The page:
Activists condemned the Metropolitan Police's underhand attempts to throw a veil of secrecy over charges that undercover officers tricked them into forming sexual relationships today.
Eleven women and one man are seeking damages for emotional trauma following allegations that specialist officers, including Mark Kennedy, infiltrated environmental activist groups and engaged in sexual relationships with them.
Their cases have been lodged in the High Court, but the Metropolitan Police has launched a counter-claim arguing that some cases should be heard by the Investigatory Powers Tribunal (IPT).
The IPT, formed in 2000 by the Regulation of Investigatory Powers Act (Ripa), has the power to hold hearings in private with claimants being unable to hear the evidence. It also does not have to give reasons for its findings.
Some of the claimants say they had relationships with Mr Kennedy, who spent seven years spying on environmental activists under the alias Mark "Flash" Stone.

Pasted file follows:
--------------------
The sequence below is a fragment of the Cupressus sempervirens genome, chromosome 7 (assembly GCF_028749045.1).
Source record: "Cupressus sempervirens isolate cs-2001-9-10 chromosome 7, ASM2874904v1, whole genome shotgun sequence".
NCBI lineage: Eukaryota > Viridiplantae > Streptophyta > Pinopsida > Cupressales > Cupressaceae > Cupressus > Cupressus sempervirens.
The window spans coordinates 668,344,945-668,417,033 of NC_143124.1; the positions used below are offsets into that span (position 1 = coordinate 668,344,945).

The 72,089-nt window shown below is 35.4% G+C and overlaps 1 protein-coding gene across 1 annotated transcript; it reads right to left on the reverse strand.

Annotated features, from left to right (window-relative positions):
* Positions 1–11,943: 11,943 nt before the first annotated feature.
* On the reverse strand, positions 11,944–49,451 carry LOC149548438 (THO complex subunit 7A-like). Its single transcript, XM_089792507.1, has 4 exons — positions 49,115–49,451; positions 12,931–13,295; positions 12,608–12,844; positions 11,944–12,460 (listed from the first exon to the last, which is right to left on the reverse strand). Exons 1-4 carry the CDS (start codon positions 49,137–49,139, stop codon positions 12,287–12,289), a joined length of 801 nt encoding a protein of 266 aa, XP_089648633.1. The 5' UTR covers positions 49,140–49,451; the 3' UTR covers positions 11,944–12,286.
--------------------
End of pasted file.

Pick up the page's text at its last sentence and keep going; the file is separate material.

A Scotland Yard spokesman said: "They are very unusual and complex areas of law.
"Our legal position is that the IPT is the proper authority to hear these cases because of the nature of them and the evidence involved, but the decision on this will be taken by a judge."
Only half of the claimants face the Met's challenge as the other alleged relationships took place before Ripa was introduced.
Solicitor Harriet Wistrich, who is representing the claimants, said: "These women are suing for a gross invasion of privacy and the Met's response is to try and hive it off into a secret court."
Green London Assembly Member Jenny Jones told the Star that the Met was "trying to hide its sins."
She said: "They know they messed up and now they want to keep it secret. It would be better for them to be honest and own up because it will come out eventually.
"The Met is operating undercover officers in all sorts of places.
"You can understand it if it's to do with organised crime or gangs, but targeting environmental activists is not only very disruptive to people's lives but also an incredible waste of money."
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